Chronological Changes in MicroRNA Expression in the Developing Human Brain

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Abstract

OBJECTIVE: MicroRNAs (miRNAs) are endogenously expressed noncoding RNA molecules that are believed to regulate multiple neurobiological processes. Expression studies have revealed distinct temporal expression patterns in the developing rodent and porcine brain, but comprehensive profiling in the developing human brain has not been previously reported. METHODS: We performed microarray and TaqMan-based expression analysis of all annotated mature miRNAs (miRBase 10.0) as well as 373 novel, predicted miRNAs. Expression levels were measured in 48 post-mortem brain tissue samples, representing gestational ages 14-24 weeks, as well as early postnatal and adult time points. RESULTS: Expression levels of 312 miRNAs changed significantly between at least two of the broad age categories, defined as fetal, young, and adult. CONCLUSIONS: We have constructed a miRNA expression atlas of the developing human brain, and we propose a classification scheme to guide future studies of neurobiological function.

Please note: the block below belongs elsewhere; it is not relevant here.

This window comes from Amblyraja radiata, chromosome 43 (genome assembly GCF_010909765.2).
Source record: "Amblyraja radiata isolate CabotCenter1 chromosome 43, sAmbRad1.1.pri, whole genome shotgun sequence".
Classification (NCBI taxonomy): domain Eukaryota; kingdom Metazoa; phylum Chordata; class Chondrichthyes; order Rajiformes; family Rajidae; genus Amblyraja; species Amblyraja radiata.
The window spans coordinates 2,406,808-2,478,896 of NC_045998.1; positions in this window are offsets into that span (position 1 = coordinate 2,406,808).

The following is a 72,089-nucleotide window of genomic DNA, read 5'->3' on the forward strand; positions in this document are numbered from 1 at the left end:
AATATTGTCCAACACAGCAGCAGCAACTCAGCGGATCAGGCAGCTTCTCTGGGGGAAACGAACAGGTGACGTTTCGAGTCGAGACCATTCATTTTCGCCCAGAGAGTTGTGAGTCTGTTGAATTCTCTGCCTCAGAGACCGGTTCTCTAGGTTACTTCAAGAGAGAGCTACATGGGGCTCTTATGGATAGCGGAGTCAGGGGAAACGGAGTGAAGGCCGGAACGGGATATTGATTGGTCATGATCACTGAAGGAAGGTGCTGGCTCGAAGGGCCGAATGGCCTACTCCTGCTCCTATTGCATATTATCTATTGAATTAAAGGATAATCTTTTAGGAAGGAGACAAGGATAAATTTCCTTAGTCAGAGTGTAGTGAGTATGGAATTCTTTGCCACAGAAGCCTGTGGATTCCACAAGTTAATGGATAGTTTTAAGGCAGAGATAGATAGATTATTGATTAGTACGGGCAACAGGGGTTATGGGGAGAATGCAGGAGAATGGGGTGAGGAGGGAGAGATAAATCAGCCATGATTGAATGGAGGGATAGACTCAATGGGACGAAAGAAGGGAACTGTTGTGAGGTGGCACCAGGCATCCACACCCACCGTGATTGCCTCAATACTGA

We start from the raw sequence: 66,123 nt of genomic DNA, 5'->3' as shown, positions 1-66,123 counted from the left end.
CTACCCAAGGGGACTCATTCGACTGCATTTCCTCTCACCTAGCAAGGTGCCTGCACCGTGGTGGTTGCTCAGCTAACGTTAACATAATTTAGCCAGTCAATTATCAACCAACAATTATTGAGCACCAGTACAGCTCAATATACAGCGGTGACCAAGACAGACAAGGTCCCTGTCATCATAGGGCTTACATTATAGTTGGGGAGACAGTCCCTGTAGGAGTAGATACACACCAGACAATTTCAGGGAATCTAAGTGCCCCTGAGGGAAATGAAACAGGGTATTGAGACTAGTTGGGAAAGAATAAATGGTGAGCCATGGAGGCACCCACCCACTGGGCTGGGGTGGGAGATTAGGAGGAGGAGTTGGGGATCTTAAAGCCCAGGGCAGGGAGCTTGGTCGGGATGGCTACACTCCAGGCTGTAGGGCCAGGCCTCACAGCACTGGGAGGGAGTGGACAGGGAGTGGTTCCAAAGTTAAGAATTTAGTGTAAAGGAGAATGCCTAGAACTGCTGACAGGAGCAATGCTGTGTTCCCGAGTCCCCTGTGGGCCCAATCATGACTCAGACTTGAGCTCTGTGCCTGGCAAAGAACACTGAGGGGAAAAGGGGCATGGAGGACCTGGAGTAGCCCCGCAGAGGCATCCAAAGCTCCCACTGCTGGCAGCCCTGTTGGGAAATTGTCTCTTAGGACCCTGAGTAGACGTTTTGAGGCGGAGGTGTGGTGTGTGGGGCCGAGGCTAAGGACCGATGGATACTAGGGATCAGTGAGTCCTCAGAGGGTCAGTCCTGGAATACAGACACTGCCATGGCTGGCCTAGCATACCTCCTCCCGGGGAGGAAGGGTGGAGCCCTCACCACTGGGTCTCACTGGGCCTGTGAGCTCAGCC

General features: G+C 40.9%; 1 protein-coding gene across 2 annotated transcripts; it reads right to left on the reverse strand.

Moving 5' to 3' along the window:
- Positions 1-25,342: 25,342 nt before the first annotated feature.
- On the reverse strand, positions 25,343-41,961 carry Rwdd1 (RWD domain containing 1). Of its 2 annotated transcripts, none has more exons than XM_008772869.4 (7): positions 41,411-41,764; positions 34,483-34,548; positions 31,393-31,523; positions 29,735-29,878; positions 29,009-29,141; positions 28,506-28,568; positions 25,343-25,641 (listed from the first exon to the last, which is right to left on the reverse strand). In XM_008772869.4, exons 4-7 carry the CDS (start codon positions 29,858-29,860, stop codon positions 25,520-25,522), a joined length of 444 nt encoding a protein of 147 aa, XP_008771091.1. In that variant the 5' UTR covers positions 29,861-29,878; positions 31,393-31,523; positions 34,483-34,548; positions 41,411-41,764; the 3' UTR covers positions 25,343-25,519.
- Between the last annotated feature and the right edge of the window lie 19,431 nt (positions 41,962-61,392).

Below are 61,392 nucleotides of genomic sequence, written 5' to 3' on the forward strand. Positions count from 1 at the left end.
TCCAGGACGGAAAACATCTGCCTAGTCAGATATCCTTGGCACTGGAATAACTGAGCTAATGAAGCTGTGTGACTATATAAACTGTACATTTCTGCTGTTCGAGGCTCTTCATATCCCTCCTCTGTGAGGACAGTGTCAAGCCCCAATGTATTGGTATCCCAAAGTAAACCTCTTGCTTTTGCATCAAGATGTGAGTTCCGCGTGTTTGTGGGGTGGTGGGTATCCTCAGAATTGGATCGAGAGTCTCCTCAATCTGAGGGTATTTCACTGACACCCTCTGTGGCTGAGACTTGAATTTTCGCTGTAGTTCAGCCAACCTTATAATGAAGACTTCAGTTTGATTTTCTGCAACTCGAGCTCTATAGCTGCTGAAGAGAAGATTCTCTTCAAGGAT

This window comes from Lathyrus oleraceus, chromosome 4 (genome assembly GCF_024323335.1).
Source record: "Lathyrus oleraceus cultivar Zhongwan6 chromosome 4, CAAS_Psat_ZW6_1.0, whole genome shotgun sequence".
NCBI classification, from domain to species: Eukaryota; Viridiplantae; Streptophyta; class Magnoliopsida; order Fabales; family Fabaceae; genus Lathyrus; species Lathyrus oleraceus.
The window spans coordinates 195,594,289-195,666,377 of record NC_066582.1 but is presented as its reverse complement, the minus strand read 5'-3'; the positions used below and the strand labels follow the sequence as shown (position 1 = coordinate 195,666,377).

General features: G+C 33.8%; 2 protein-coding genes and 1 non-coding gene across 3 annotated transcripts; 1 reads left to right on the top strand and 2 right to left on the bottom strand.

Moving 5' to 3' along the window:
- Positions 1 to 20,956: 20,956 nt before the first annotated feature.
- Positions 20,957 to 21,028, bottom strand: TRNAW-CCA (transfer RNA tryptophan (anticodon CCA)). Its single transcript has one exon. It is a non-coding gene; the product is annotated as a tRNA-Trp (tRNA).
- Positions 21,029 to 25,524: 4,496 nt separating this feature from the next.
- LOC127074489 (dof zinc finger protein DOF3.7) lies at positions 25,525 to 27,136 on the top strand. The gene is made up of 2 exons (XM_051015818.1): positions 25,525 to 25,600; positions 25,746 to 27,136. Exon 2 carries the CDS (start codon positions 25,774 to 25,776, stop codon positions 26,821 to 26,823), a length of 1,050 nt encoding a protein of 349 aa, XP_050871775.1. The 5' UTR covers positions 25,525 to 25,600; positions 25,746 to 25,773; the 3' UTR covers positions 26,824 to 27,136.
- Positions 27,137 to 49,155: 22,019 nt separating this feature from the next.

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Moreau, M. P., Bruse, S. E., Jornsten, R., Liu, Y., & Brzustowicz, L. M. (2013). Chronological Changes in MicroRNA Expression in the Developing Human Brain. PLoS ONE, 8(4). https://doi.org/10.1371/journal.pone.0060480

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